Obama had a brief sit-down with Abe, but the Japanese premier spent all of it berating the president for a former Marine’s murder (yet another) of a Japanese woman in Okinawa shortly before Obama’s arrival. Highly embarrassing, of course. Abe could not care less about the sentiments of Okinawans, as anyone who understands Japan will know. But the American military installations in Japan’s southernmost islands are 1.) the single largest component of the U.S. presence in the western Pacific and 2.) unambiguously against the will of those who must live with them.

Obama was fully cognizant of the former point. It would be hard to say whether our progressive leader or Abe was more indifferent to the latter. . .

Written by LeisureGuy

28 May 2016 at 1:26 pm

Hillary Clinton Won’t Say How Much Goldman Sachs CEO Invested With Her Son-in-Law

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Is the US becoming more like Mexico, Brazil, Argentina, and the like, in terms of the money entanglement between big businesses and the government, with many revolving doors. Of course, no man (we’re told, and presumably it applies to women as well) can serve two masters (e.g., both business and government (the latter being the major social force that supposedly speaks for and protects the people, the public), the dilemma is resolved for many by choosing allegiance to a single master: money.

At least it looks that way from the outside. Lee Fang and Henrik Moulte report in The Intercept:

WHEN HILLARY CLINTON’S son-in-law sought funding for his new hedge fund in 2011, he found financial backing from one of the biggest names on Wall Street: Goldman Sachs chief executive Lloyd Blankfein.The fund, called Eaglevale Partners, was founded by Chelsea Clinton’s husband, Marc Mezvinsky, and two of his partners. Blankfein not only personally invested in the fund, but allowed his association with it to be used in the fund’s marketing.

The investment did not turn out to be a savvy business decision. Earlier this month, Mezvinsky was forced to shutter one of the investment vehicles he launched under Eaglevale, called Eaglevale Hellenic Opportunity, after losing 90 percent of its money betting on the Greek recovery. The flagship Eaglevale fund has also lost money, according to the New York Times.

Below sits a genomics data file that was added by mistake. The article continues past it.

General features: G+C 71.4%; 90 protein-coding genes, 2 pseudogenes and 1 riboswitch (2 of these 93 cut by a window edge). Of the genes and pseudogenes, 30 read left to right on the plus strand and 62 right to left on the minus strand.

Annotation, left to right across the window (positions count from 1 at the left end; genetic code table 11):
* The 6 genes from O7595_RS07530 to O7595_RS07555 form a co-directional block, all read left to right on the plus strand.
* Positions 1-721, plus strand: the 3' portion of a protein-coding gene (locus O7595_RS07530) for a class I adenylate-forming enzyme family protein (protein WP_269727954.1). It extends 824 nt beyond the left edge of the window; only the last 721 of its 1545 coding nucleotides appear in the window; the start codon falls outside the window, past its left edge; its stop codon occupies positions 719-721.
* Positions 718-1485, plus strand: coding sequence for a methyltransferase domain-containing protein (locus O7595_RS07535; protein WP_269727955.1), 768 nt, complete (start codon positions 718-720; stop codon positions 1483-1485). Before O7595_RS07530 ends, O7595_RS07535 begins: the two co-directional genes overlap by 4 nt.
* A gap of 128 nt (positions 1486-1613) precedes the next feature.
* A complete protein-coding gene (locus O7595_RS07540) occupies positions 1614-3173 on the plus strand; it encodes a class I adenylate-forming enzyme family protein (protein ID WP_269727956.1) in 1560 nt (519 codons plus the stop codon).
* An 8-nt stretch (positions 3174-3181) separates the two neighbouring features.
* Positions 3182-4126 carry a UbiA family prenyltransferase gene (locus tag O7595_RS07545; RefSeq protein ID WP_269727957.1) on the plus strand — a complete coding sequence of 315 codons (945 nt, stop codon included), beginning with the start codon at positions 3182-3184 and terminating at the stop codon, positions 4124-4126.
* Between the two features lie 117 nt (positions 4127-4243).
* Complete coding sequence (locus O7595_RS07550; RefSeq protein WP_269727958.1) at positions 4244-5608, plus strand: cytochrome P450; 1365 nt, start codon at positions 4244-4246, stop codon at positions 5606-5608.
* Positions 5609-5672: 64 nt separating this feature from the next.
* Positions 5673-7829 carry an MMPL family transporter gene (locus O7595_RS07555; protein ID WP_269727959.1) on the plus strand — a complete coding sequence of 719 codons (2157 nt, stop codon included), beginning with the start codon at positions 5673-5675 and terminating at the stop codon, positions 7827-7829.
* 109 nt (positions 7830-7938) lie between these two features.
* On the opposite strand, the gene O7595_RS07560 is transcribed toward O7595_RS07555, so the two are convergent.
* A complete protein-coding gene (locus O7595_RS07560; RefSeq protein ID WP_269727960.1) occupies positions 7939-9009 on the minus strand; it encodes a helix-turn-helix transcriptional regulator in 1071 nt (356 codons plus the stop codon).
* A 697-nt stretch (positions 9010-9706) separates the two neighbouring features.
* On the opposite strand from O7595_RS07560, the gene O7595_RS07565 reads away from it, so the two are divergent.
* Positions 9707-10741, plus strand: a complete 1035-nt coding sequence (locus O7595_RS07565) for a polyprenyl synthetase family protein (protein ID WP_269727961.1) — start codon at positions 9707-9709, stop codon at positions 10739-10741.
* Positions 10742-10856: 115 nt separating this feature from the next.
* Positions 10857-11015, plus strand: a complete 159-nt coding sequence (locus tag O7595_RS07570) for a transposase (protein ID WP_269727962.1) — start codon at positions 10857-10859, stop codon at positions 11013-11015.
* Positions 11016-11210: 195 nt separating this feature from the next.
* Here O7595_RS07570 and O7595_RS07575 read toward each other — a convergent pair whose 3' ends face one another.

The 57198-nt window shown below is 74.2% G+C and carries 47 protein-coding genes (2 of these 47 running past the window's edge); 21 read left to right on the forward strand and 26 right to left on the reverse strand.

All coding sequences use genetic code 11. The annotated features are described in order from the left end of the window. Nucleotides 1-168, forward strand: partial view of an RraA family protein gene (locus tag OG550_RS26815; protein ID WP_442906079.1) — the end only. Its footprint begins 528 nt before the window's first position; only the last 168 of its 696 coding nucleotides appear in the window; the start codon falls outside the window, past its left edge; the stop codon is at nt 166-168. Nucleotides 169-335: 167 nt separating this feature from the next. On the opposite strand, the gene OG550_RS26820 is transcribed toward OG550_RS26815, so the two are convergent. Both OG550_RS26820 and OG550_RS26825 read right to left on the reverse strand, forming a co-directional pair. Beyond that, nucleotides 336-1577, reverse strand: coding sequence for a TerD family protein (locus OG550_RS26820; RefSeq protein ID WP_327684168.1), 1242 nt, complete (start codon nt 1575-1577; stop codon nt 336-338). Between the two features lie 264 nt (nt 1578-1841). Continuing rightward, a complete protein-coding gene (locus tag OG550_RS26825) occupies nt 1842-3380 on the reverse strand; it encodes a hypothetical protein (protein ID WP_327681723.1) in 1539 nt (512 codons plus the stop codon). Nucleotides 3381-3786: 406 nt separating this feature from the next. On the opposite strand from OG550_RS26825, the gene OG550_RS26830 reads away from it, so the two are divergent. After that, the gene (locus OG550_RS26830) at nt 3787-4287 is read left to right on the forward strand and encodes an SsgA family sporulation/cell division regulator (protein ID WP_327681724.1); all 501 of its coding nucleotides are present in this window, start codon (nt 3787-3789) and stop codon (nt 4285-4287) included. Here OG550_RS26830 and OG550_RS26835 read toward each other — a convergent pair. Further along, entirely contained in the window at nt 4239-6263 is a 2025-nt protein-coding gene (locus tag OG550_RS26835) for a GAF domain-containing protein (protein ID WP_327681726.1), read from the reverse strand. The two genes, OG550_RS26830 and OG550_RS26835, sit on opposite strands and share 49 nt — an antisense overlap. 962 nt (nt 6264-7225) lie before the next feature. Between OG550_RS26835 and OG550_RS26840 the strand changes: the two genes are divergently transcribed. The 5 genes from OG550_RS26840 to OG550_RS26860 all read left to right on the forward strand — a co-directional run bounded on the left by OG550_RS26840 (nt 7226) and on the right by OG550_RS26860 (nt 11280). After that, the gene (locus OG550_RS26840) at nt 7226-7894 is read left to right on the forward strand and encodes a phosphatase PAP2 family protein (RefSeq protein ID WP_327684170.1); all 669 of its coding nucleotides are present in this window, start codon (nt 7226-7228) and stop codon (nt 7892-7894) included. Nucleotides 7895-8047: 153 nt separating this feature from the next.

There has been minimal reporting on the Blankfein investment in Eaglevale Partners, which is a private fund that faces few disclosure requirements. At a campaign rally in downtown San Francisco on Thursday, I attempted to ask Hillary Clinton if she knew the amount that Blankfein invested in her son-in-law’s fund.

Watch the video:


After repeated attempts on the rope line, I asked the Clinton campaign traveling press secretary Nick Merrill, who said, “I don’t know, has it been reported?” and said he would get in touch with me over email. I sent the question but have not heard a response back.

The decision for Blankfein to invest in Hillary Clinton’s son-in-law’s company is just one of many ways Goldman Sachs has used its wealth to forge a tight bond with the Clinton family. The company paid Hillary Clinton $675,000 in personal speaking fees, paid Bill Clinton $1,550,000 in personal speaking fees, and donated between $250,000 and $500,000 to the Clinton Foundation. At a time when Goldman Sachs directly lobbied Hillary Clinton’s State Department, the company routinely partnered with the Clinton Foundation for events, even convening a donor meeting for the foundation at the Goldman Sachs headquarters in Manhattan.

Mezvinsky, who married Chelsea in 2010, previously worked at Goldman Sachs and started his fund along with two other former employees of the investment bank. Securities and Exchange Commission disclosures show that Eaglevale required new investors to put down a minimum of $2 million.

Clinton has dodged questions . . .

Continue reading.